Small Arms of WWI Primer 042: French Model 92 Espagnol a S&W K-Frame Copy

Small Arms of WWI Primer 042: French Model 92 Espagnol a S&W K-Frame Copy

Othais and Mae delve into the story of this WWI classic. Complete with history, function, and live fire demonstration.

C&Rsenal presents its WWI Primer series; covering the firearms of this historic conflict one at a time in honor of the centennial anniversary. Join us every other Tuesday!

Additional reading:

The Revolver 1889-1914
AWF Taylerson

Smith and Wesson 1857 – 1945

French Service Handguns 1858-2004
Medlin & Huon

The K-Frame Revolver

You can now find these and other books through our A-store. When buying through this link we receive a small commission that goes on to help with production.

Historical music from this episode:

Ils n’passeront pas

Peerless Quartet

Original music provided by Melissa Hyman of The Moon and You

Safe range space thanks to Shoot Logic

In collaboration with The Great War

Additional photos thanks to Rock Island Auction

Ammunition data thanks to DrakeGmbH

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Readers Comments (50)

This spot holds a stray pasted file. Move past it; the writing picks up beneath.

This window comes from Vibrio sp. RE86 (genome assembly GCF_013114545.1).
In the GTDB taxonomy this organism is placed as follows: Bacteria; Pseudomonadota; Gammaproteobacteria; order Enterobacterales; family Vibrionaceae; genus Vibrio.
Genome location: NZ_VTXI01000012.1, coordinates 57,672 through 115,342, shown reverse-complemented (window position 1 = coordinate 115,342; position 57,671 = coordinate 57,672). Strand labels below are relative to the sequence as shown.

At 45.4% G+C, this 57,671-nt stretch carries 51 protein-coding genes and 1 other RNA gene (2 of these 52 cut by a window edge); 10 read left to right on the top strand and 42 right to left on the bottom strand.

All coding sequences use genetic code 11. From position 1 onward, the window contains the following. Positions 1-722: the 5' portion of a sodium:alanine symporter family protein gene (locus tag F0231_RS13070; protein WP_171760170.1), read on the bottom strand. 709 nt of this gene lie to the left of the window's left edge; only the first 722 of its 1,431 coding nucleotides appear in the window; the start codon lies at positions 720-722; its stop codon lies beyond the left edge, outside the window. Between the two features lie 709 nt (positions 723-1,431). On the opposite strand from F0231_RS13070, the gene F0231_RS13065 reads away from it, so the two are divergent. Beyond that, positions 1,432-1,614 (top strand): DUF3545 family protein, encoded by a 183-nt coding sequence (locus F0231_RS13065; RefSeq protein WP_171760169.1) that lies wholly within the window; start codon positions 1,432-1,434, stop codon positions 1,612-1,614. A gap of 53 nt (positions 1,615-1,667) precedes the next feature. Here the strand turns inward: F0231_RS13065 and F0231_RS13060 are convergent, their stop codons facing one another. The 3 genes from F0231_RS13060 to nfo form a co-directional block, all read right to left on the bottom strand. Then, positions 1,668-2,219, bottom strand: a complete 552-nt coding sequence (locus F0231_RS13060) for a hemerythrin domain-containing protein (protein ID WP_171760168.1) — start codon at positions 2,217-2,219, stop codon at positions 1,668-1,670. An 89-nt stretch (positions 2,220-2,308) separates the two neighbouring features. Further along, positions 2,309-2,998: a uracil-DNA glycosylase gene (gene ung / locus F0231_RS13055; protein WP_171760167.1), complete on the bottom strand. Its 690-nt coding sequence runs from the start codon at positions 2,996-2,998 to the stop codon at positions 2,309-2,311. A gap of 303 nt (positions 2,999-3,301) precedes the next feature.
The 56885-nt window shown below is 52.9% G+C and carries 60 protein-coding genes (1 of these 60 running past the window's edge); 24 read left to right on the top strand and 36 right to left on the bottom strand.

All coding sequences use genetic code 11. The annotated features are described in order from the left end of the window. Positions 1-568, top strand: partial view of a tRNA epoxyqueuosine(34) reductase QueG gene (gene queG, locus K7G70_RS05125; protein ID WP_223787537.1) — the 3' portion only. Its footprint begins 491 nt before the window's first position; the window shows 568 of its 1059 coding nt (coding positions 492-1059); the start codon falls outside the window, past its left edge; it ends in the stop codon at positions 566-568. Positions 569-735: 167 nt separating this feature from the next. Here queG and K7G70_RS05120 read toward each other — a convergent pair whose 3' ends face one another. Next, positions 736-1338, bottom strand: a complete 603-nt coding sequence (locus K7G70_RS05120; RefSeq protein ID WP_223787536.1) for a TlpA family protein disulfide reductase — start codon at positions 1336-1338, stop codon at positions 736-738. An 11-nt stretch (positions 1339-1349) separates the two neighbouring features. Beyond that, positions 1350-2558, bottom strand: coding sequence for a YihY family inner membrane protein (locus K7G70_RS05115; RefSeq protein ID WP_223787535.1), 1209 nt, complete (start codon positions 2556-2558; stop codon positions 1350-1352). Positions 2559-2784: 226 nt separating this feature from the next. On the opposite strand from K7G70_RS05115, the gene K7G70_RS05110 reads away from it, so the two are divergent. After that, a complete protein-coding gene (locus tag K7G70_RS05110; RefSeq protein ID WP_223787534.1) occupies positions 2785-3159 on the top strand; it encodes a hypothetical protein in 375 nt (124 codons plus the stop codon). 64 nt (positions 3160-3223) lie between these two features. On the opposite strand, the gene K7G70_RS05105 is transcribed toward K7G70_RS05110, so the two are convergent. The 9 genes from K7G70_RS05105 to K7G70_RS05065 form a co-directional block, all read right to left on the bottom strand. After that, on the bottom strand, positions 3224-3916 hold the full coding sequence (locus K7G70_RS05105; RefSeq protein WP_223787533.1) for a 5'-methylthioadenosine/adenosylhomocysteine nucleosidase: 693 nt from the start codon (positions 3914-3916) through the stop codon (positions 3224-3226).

1. I inherited a 1906 S&W hand ejector many years ago in .32 long from my grandfather which had quite a fascinating history. Fantastic revolver; one of the smoothest operating I have ever handled and amazingly accurate. It’s great to learn more about the history of the model evolution. Thanks for your dedication and the fantastic content that you thoroughly and consistently deliver! Keep up the great work fellow beard bearer! (And of course Mae and the all involved)

  2. Wish the history channel was like this

  3. Ah, the K-frame. The piece I carried on duty for an armoured car company. Didn’t know the original design was about 100 years old!

  4. awesome. awesome….awesome….